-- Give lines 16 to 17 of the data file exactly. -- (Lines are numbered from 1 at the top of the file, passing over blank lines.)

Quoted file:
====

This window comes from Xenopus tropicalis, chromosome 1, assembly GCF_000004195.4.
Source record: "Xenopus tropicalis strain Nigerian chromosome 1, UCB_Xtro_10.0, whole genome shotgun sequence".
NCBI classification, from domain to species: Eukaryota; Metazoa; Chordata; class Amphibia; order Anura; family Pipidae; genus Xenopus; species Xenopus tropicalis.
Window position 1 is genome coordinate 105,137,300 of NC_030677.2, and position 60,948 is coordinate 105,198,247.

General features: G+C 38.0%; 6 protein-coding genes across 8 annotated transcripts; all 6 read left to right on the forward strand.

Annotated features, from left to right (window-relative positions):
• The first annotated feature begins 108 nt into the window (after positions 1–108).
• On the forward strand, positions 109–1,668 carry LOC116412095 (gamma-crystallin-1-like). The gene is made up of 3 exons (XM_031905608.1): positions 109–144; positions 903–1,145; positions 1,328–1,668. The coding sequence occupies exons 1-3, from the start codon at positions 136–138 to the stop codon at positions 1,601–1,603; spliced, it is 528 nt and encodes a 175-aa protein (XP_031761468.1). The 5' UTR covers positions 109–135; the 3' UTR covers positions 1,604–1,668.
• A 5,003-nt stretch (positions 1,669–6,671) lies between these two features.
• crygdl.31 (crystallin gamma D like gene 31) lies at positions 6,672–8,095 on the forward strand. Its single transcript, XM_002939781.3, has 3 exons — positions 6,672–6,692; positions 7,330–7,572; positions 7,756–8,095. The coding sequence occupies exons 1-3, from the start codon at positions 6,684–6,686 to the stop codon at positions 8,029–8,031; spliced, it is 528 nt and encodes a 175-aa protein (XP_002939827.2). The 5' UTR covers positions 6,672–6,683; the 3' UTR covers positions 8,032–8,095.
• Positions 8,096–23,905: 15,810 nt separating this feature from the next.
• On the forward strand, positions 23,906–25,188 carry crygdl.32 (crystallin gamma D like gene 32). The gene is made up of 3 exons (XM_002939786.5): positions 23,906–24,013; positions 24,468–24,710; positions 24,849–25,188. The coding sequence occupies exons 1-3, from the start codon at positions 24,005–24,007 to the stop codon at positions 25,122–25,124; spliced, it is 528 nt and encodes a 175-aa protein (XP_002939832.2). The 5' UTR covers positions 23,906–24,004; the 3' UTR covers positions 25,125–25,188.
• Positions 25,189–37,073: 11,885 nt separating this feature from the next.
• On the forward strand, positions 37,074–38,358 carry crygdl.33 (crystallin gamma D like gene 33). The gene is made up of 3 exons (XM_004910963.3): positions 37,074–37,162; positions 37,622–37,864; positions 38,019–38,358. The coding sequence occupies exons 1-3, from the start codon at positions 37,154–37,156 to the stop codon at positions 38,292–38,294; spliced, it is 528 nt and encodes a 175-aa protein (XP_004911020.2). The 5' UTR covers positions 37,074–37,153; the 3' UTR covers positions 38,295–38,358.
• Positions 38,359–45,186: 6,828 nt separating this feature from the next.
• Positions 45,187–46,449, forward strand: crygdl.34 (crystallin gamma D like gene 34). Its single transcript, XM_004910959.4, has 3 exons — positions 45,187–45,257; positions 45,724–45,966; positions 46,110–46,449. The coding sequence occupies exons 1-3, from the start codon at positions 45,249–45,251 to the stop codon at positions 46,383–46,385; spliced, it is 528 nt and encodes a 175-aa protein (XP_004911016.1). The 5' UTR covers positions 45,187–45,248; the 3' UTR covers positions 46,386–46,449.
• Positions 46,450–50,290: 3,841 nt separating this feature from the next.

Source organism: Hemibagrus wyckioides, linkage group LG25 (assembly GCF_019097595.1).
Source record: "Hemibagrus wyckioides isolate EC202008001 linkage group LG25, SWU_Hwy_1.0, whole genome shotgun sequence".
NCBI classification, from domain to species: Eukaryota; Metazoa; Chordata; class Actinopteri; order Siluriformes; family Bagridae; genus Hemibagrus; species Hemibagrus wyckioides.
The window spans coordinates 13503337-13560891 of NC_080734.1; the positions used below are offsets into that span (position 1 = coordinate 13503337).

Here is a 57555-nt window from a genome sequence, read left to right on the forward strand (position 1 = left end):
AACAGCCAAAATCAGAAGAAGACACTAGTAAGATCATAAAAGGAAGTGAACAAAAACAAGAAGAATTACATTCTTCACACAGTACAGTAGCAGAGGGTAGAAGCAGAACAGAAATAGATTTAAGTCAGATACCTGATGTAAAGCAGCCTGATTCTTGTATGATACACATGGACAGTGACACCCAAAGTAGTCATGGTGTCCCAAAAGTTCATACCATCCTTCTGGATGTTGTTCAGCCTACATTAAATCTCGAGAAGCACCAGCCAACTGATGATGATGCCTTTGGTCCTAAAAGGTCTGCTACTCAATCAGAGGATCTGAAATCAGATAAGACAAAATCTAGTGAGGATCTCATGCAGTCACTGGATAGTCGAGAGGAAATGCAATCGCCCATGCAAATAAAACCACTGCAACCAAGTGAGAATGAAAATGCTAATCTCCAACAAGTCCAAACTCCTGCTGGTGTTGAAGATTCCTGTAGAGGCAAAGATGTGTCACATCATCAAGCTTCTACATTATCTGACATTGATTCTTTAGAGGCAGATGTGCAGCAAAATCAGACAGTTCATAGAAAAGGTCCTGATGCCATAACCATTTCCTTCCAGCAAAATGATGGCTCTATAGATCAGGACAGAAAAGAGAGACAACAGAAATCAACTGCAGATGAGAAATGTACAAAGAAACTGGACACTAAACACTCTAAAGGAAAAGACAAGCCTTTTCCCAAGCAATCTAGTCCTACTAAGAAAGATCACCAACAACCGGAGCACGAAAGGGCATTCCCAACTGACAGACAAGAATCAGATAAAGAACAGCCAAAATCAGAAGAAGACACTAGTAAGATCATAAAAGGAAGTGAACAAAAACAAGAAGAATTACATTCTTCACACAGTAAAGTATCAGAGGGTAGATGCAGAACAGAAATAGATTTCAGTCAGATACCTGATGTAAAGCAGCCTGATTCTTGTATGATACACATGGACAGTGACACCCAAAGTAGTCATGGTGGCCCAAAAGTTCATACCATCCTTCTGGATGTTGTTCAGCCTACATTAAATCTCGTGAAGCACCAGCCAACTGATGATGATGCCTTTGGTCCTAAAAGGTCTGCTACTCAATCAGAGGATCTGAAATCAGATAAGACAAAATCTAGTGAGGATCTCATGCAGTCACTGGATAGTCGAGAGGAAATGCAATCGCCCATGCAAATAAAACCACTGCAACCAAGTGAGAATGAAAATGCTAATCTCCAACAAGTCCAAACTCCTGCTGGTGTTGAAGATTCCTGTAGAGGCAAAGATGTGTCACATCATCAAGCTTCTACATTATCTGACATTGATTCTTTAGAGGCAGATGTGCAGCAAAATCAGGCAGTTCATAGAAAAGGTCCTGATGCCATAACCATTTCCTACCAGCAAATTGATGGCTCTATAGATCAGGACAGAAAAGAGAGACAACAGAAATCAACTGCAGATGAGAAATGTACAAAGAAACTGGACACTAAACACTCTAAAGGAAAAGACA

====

• Positions 45,187–46,449, forward strand: crygdl.34 (crystallin gamma D like gene 34). Its single transcript, XM_004910959.4, has 3 exons — positions 45,187–45,257; positions 45,724–45,966; positions 46,110–46,449. The coding sequence occupies exons 1-3, from the start codon at positions 45,249–45,251 to the stop codon at positions 46,383–46,385; spliced, it is 528 nt and encodes a 175-aa protein (XP_004911016.1). The 5' UTR covers positions 45,187–45,248; the 3' UTR covers positions 46,386–46,449.
• Positions 46,450–50,290: 3,841 nt separating this feature from the next.